We will also never know Isaac's relationship with his father, after the abortive sacrifice. We learn in Gen. 22:19 that Abraham returned to the young men who accompanied him, and they travelled together to Beersheba. However, the text does not say that Isaac was with him. In fact, the next we hear of Isaac is two chapters later, towards the end of Gen. 24, when Isaac is coming out of Lahairoi, in the south country, and he takes Rebekah as his wife. (Gen. 24:62-67) At this point, Isaac is forty years old. (Gen. 25:20) He presumably was not living with his father, and perhaps had not spoken to Abraham in all the time since the sacrifice. It certainly would make sense that being nearly sacrificed by your father would put some stress on the father-son relationship. In fact, the next time we hear of Abraham and Isaac together is at Abraham's burial, when Abraham was 175 years old, and Isaac 75 years old. (Gen. 25:8) (Recall: Abraham was a hundred years old when Isaac was born. – Gen. 21:5)

Returning for a moment to Abraham, what does he actually receive from this ultimate test of loyalty? This is God's blessing to Abraham: "I will multiply thy seed as the stars of the heaven, and as the sand which is upon the sea shore; and they seed shall possess the gate of his enemies; and in thy seed shall all the nations of the earth be blessed; because thou hast obeyed my voice." (Gen. 22:17-18, KJV)

Wait a minute. Hasn't Abraham been given very similar blessings before? Recall Gen. 13:16, 15:5, and 16:10 (which is similar, though said to Sarah). Abraham has already been told by God that his seed will be uncountable and that they shall possess the land where Abraham lived. What new thing is he gaining from this ultimate act of loyalty? The only thing I see in this passage is, "in thy seed shall all the nations of the earth be blessed," which is vague enough to mean practically anything.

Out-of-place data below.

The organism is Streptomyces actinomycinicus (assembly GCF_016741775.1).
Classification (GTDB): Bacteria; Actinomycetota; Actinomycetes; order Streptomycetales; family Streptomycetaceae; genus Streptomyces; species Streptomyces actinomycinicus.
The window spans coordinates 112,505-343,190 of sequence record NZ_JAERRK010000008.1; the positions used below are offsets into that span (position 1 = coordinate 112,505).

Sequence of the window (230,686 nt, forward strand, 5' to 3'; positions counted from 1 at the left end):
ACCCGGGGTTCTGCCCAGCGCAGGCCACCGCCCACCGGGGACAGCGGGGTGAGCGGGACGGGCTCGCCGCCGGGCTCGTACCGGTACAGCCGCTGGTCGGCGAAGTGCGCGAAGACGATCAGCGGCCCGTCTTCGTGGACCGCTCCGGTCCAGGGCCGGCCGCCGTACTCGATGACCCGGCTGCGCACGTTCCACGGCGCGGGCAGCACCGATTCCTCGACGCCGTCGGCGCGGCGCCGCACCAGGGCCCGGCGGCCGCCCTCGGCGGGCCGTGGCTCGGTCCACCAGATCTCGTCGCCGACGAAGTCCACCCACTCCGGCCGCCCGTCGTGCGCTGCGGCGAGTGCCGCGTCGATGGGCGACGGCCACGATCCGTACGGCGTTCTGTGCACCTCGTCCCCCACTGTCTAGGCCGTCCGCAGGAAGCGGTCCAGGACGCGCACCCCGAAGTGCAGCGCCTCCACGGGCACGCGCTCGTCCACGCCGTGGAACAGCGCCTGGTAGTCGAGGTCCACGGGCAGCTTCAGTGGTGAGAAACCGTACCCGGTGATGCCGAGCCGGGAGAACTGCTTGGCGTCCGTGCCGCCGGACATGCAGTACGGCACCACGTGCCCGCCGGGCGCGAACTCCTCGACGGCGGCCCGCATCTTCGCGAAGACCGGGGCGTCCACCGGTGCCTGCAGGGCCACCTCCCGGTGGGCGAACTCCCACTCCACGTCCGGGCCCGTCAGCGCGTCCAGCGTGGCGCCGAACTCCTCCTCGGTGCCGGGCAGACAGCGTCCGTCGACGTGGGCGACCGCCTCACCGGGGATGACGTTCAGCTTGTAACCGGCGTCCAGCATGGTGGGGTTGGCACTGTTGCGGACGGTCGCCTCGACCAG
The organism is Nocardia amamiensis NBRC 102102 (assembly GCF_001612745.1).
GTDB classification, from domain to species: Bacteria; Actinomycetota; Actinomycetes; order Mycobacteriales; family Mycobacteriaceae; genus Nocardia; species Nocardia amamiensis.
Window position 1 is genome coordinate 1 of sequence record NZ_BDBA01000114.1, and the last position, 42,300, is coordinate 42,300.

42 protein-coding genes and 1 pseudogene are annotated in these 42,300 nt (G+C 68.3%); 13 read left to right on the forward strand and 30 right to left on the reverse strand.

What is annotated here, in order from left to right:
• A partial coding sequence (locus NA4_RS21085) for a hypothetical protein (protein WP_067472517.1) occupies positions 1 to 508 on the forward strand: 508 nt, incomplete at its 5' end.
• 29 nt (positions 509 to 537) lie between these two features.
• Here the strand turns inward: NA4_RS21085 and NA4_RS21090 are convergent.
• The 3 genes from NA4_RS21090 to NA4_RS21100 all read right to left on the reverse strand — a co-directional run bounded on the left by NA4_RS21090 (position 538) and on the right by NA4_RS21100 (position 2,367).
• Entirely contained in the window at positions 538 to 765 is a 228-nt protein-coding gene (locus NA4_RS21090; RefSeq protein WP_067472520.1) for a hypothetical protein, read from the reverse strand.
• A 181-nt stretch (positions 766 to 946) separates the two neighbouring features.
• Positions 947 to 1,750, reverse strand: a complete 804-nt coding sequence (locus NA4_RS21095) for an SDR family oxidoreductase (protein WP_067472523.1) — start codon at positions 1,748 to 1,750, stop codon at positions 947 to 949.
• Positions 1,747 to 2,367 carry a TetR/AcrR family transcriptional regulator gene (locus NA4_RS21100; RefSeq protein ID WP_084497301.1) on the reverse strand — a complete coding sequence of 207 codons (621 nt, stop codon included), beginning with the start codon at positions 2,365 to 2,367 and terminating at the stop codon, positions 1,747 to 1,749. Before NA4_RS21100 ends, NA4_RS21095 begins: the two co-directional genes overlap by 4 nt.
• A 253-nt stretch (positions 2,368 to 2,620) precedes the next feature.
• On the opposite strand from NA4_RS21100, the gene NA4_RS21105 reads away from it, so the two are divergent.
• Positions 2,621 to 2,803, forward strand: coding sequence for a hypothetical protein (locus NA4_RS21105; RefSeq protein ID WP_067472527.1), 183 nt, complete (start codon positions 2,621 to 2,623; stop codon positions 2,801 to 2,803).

So, in the end, the near-sacrifice of Isaac managed to apparently estrange son from father without gaining much tangible benefit in return. If I were Isaac, I'd be angry, too.

Of course, we don't know that Isaac was a grown man during the sacrifice. We don't know his age at all. But the possibility that he is, in fact, an adult during the episode adds an entirely new dimension to our interpretation.

5 comments:

heather said...

his being a fully-grown adult male would put a whole different perspective on Kierkegaard's narration of it in Fear and Trembling...i'm not hugely fond of Kierkegaard, so this makes me remotely pleased.

Andrew said...

...this seminal moment in Jewish and Christian history.

*ahem* Let's not forget that *other* monotheistic faith...

Julie said...

Andrew: Indeed. I was leaving that out because they don't use the Bible, and I'm not sure what the Koran says about the incident.

Anonymous said...

The Qur'an says that it was the near-sacrifice of Ishmael.

Anonymous said...

The ending of the story was changed by later editors anyway. Before about the 6th century Isaac was killed; all the later stories about Isaac are basically just paper-thin copies of the stories about either Jacob or Abraham (including the "...Abimelech...wife...sister" story).